Leigh: Most authors plot the arc of their main character before they write the first book in a series, planning out the character’s journey throughout. I had no idea my initial manuscript would become a series so didn’t plan ahead in that way. As it turns out it was lucky I didn’t reveal too much about Geraldine in Cut Short. In Road Closed she sets out on a personal journey that is developed in Dead End in a plotline that will continue through quite a few books. I also have another idea for her, picking up on a character who is only mentioned briefly in Cut Short. Now I have a clear idea where Geraldine’s heading in her life, I have the end of the 20th book in the series in my mind and I know exactly how she is going to end up – although I might change my mind and come up with something entirely different.
5. What do you enjoy about writing a series? What are the challenges?
Leigh: I am enjoying developing my main character more and more as I get to know her better, but what I appreciate most about writing a series is that whenever I finish writing one book, the next one is waiting to be written. It means I haven’t had time to worry too much about how my books will be received, as I am constantly moving on the next story. One challenge is whether to write specifically for my growing fan base who are getting to know Geraldine, or for readers who are picking up one of my books for the first time. Another challenge for me is setting. In Cut Short and Road Closed I was rather vague about location, as I’m not very good with places. In Dead End I begin to tackle this, setting one scene in a real seaside town. In the following book Geraldine relocates to a real place.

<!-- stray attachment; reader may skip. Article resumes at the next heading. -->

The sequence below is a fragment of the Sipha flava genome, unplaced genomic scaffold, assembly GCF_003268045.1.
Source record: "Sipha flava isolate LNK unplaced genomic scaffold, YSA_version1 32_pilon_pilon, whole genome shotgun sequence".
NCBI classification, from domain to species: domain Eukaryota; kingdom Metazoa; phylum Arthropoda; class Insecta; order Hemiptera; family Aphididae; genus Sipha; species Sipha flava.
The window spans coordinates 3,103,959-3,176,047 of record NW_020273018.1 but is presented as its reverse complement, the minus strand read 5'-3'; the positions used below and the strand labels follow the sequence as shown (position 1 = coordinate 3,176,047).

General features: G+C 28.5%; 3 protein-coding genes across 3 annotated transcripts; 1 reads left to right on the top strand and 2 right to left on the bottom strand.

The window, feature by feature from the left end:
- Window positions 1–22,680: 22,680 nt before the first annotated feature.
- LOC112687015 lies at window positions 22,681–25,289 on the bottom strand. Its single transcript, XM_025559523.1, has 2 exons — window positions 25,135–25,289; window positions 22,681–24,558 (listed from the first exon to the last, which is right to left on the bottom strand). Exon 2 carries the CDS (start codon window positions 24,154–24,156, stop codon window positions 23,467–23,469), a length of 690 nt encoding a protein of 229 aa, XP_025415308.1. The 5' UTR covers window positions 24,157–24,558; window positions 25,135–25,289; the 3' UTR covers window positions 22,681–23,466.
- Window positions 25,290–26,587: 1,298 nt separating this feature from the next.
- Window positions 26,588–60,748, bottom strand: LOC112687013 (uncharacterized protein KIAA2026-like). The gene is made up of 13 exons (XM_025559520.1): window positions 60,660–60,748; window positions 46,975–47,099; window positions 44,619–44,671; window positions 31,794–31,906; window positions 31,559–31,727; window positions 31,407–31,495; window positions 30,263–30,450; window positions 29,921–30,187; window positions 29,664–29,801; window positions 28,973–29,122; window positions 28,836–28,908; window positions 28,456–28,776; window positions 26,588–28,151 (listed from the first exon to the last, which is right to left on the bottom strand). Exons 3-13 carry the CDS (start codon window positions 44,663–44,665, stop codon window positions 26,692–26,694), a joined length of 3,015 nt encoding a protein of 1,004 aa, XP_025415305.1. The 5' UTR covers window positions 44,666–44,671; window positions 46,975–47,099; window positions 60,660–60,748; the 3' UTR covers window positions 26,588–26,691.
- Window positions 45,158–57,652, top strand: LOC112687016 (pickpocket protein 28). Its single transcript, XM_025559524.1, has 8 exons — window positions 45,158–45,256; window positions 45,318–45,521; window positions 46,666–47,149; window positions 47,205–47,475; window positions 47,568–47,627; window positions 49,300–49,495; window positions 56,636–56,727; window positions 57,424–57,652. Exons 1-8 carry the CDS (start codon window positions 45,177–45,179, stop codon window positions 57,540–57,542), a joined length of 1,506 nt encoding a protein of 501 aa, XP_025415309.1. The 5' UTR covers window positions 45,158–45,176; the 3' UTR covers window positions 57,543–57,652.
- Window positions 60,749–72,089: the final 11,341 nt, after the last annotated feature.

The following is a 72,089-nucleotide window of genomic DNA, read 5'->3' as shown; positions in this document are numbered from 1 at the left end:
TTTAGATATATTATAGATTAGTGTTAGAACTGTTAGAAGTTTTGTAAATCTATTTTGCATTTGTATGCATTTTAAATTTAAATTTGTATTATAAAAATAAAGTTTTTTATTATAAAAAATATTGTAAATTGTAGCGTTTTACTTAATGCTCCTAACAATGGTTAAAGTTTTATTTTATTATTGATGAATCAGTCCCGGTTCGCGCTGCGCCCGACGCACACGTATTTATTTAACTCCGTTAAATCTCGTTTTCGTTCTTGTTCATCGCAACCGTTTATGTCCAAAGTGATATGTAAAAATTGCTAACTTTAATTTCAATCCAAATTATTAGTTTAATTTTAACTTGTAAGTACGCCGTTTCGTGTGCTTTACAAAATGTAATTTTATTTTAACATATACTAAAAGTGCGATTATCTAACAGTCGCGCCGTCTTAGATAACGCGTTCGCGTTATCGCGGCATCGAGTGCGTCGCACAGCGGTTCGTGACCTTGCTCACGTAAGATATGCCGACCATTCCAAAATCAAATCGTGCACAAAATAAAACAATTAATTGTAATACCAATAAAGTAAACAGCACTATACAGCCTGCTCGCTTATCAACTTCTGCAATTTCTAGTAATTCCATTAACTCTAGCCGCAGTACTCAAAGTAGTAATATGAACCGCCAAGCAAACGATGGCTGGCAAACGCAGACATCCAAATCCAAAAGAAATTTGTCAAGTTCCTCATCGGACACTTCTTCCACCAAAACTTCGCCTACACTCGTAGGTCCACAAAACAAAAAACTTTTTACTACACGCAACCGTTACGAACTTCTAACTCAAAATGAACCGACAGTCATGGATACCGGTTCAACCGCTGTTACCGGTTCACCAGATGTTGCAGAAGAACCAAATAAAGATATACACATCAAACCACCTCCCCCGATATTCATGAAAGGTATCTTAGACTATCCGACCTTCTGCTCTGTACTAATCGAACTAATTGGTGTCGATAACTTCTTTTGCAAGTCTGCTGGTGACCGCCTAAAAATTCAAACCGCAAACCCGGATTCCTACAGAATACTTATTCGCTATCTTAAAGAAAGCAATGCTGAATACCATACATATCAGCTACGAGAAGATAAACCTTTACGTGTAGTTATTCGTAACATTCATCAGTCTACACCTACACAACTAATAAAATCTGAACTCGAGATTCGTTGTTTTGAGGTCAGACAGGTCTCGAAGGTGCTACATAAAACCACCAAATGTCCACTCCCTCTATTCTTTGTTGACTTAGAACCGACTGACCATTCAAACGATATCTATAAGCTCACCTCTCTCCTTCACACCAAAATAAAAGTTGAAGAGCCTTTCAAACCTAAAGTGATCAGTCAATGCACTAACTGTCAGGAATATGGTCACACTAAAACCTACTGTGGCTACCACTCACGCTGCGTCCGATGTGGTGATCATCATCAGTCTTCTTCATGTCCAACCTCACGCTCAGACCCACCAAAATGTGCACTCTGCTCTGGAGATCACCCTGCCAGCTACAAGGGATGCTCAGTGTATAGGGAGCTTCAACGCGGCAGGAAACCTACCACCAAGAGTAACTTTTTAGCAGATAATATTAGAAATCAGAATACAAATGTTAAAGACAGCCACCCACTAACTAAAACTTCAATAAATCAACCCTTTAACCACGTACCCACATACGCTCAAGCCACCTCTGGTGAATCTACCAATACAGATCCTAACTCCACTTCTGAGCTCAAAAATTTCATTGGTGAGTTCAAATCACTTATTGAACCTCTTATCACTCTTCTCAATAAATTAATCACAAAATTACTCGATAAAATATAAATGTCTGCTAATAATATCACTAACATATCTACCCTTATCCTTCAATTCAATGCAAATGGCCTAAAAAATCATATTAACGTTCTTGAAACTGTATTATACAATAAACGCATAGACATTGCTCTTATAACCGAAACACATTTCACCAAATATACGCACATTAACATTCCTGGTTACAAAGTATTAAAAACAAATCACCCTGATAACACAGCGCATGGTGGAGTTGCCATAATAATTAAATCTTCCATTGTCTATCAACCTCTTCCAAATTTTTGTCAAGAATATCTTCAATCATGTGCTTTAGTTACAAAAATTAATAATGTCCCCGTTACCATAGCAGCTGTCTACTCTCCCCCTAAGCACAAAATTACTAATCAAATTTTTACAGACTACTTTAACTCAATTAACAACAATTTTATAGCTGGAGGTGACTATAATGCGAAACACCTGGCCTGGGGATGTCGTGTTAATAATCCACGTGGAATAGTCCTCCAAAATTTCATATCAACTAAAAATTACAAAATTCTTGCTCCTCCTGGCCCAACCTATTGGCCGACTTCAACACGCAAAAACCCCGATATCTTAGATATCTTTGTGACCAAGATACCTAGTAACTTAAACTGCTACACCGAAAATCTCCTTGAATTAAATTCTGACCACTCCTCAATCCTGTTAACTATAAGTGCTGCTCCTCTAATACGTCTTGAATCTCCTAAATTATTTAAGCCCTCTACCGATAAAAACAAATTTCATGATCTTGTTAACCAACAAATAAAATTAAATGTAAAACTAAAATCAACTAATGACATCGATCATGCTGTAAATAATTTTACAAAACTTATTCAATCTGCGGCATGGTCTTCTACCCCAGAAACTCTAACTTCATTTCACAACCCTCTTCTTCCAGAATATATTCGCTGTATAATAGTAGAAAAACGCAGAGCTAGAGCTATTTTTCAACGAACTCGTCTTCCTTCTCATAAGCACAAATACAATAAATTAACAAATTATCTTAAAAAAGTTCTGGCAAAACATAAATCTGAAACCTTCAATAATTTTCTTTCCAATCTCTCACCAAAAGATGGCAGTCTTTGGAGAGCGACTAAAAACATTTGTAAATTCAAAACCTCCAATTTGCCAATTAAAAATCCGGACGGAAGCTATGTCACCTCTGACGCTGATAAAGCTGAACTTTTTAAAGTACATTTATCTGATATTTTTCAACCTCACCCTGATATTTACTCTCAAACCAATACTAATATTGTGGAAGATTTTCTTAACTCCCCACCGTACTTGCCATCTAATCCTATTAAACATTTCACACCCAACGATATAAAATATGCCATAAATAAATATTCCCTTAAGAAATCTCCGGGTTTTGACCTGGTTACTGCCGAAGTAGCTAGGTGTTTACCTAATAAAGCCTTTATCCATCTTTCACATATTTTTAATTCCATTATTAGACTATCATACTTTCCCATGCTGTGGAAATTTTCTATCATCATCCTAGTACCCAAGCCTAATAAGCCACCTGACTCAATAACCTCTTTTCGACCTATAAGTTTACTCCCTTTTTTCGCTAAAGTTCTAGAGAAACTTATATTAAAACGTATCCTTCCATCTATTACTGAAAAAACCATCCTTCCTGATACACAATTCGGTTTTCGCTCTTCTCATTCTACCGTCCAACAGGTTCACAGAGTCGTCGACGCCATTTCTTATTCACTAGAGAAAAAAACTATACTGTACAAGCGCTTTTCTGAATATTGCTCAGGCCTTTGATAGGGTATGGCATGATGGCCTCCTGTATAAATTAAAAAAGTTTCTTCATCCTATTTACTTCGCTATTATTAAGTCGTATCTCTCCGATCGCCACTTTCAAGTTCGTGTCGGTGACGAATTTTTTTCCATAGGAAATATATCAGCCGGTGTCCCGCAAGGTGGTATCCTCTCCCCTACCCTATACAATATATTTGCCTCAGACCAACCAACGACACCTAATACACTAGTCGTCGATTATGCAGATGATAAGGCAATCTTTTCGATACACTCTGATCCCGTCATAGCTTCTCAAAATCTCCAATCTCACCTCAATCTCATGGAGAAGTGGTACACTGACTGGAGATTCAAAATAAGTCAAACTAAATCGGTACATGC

6. Give us the blurb version of the plots for ROAD CLOSED and DEAD END. Please. 😉
ROAD CLOSED. When a man dies in a gas explosion, the police suspect arson. The Murder Investigation Team are called in to investigate. The case takes on a new and terrible twist when a local villain is viciously attacked. As the police enquiries lead from the expensive Harchester Hill estate to the local brothel, a witness dies in a hit-and-run. Was it coincidence – or cold-blooded murder? The Murder Investigation Team has problems of its own – and so does Geraldine Steel. A shocking revelation threatens her peace of mind as the investigation races towards its dramatic climax.
DEAD END. When the corpse of Abigail Kirby is discovered, police are shocked to learn that the victim’s tongue was cut out while she lay dying. Shortly after coming forward, a witness is blinded and murdered. Detective Inspector Geraldine Steel’s flirtation with the pathologist on the case helps her to cope with the distress of finding out she was adopted at birth. Abigail Kirby’s teenage daughter runs away from home to meet a girl who befriended her online. Too late, she realises she has made a dreadful mistake – a mistake that may cost her life. Detective Sergeant Ian Peterson uncovers a shocking secret about the serial killer who has been mutilating his murder victims. Does the sergeant’s discovery come too late to save Geraldine Steel from a similar dreadful fate?
7. To date, all your books (published and in the works) are thrillers of a dark variety. Did you set out to write creepy stuff or did it find you? Do you write in other genres as well, or do you hope to?